But, let's turn on the blender! The role of the blender is to act like wind in the environment. When the blender turns on, it mixes all of the ingredients in the blender together. If you were to take the temperature of the bottom of the blender and compare it to the temperature of the smoothie at the top of the blender, you will see there is very little difference. In other words, the smoothie is isothermal. Isothermal simply means the "same temperature". "Iso" means same, or individual, and "thermal" means temperature.
In the atmosphere, when winds picks up, it acts the same way as the blender does. It creates an isothermal atmosphere where the temperature near the surface is not much different than temperatures a couple hundred feet in the air. This is why calm, Summer days can be much warmer than windy, Summer days at the surface.
Last thing for the day. When is the hottest part of the day? If you said noon, then you are most likely incorrect. If you said later in the afternoon, such as 3-5 p.m., then give yourself a pat on the back. That time should raise a red flag in your head. Why is the hottest part of the day AFTER the time of maximum solar heating? Talk about weird!
To answer this question, you have to know one simple fact. The temperate of ANYTHING will rise as long as the incoming energy (absorption) is greater than the outgoing energy (emission). Right now, you are emitting radiation (outgoing energy). You are also absorbing radiation (incoming energy) from a variety of sources such as the Sun, a heater, a loved one, etc. If incoming energy is equal to outgoing energy, otherwise known as equilibrium, then temperature will stabilize. If outgoing energy is greater than incoming energy, then temperature will get colder. So forth.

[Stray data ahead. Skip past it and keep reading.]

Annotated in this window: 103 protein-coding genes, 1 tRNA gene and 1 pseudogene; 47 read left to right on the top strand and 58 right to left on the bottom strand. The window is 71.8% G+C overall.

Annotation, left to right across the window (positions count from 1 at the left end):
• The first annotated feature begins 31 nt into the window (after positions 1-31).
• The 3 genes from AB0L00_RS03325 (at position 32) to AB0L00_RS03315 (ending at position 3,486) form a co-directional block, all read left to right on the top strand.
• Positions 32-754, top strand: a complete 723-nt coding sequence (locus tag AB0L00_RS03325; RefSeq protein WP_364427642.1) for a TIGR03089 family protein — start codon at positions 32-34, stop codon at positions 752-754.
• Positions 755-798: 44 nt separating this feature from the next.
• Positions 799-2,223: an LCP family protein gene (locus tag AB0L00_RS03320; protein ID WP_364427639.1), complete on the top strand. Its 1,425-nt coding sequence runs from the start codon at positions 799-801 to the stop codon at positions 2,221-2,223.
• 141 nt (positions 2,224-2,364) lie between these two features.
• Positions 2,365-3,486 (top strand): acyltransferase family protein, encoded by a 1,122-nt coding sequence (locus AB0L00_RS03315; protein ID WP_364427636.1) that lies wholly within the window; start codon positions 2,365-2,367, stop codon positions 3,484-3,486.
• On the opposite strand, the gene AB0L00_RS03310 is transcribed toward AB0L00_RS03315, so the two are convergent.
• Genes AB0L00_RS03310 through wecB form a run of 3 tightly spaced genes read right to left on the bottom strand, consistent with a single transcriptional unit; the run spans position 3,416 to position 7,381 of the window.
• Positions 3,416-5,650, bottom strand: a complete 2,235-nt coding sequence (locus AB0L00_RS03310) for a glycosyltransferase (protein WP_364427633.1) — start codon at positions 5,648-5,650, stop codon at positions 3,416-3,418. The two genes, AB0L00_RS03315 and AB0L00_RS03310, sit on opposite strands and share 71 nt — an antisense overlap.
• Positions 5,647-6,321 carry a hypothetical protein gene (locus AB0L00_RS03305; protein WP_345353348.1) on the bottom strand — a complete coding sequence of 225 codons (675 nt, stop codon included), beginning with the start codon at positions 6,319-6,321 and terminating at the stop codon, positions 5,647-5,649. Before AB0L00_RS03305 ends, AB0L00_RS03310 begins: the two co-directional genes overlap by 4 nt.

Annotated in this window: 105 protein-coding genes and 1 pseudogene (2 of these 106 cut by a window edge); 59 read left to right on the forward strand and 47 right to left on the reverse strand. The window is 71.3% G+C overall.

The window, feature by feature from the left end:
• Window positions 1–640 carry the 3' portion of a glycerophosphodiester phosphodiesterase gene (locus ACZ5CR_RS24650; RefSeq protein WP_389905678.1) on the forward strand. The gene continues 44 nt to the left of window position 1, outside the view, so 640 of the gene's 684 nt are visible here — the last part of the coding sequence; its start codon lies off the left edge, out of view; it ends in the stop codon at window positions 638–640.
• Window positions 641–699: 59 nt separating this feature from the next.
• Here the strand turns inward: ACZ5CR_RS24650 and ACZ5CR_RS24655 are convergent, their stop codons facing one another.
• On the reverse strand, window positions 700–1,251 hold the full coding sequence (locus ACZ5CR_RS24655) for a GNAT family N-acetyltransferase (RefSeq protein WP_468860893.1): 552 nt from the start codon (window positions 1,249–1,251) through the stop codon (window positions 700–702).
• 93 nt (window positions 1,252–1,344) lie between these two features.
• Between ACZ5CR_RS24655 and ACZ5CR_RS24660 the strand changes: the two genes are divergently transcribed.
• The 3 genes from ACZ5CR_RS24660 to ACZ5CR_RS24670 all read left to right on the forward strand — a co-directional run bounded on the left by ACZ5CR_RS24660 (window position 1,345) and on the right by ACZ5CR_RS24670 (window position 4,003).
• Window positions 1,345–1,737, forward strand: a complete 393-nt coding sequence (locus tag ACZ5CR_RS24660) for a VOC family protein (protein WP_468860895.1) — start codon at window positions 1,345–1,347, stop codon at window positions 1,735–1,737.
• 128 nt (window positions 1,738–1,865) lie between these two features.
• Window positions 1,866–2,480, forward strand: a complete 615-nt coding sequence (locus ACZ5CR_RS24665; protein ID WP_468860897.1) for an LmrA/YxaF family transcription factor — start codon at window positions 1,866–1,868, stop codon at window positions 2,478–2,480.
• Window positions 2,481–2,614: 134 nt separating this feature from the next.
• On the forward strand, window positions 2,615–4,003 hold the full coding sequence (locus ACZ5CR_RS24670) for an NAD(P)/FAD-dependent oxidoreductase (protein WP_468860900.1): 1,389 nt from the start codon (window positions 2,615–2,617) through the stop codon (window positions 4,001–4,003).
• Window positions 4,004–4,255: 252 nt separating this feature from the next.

Thus, the surface temperature will continue to rise as long as incoming solar energy is greater than outgoing surface energy. Maximum solar heating occurs around noon each day, but that is NOT the time at which incoming is balanced by outgoing energy. These two things are not balanced until around 3-5 p.m., making it the hottest part of the day. After that time, outgoing energy will be greater than incoming energy, and temperature will decrease.
Still confused? Let's talk money. The balance (temperature) in your bank account will continue to increase as long as the amount of money deposited (incoming solar energy) is greater than the amount of money withdrawn (outgoing Earth energy). The moment withdrawals exceed the amount of money deposited, your balance will decrease.
Thus, it simply does not matter THE RATE at which you deposit money or THE RATE at which it is withdrawn. The only thing that matters is when withdrawals exceed deposits. Does that make more sense?
The views of the author are his/her own and do not necessarily represent the position of The Weather Company or its parent, IBM.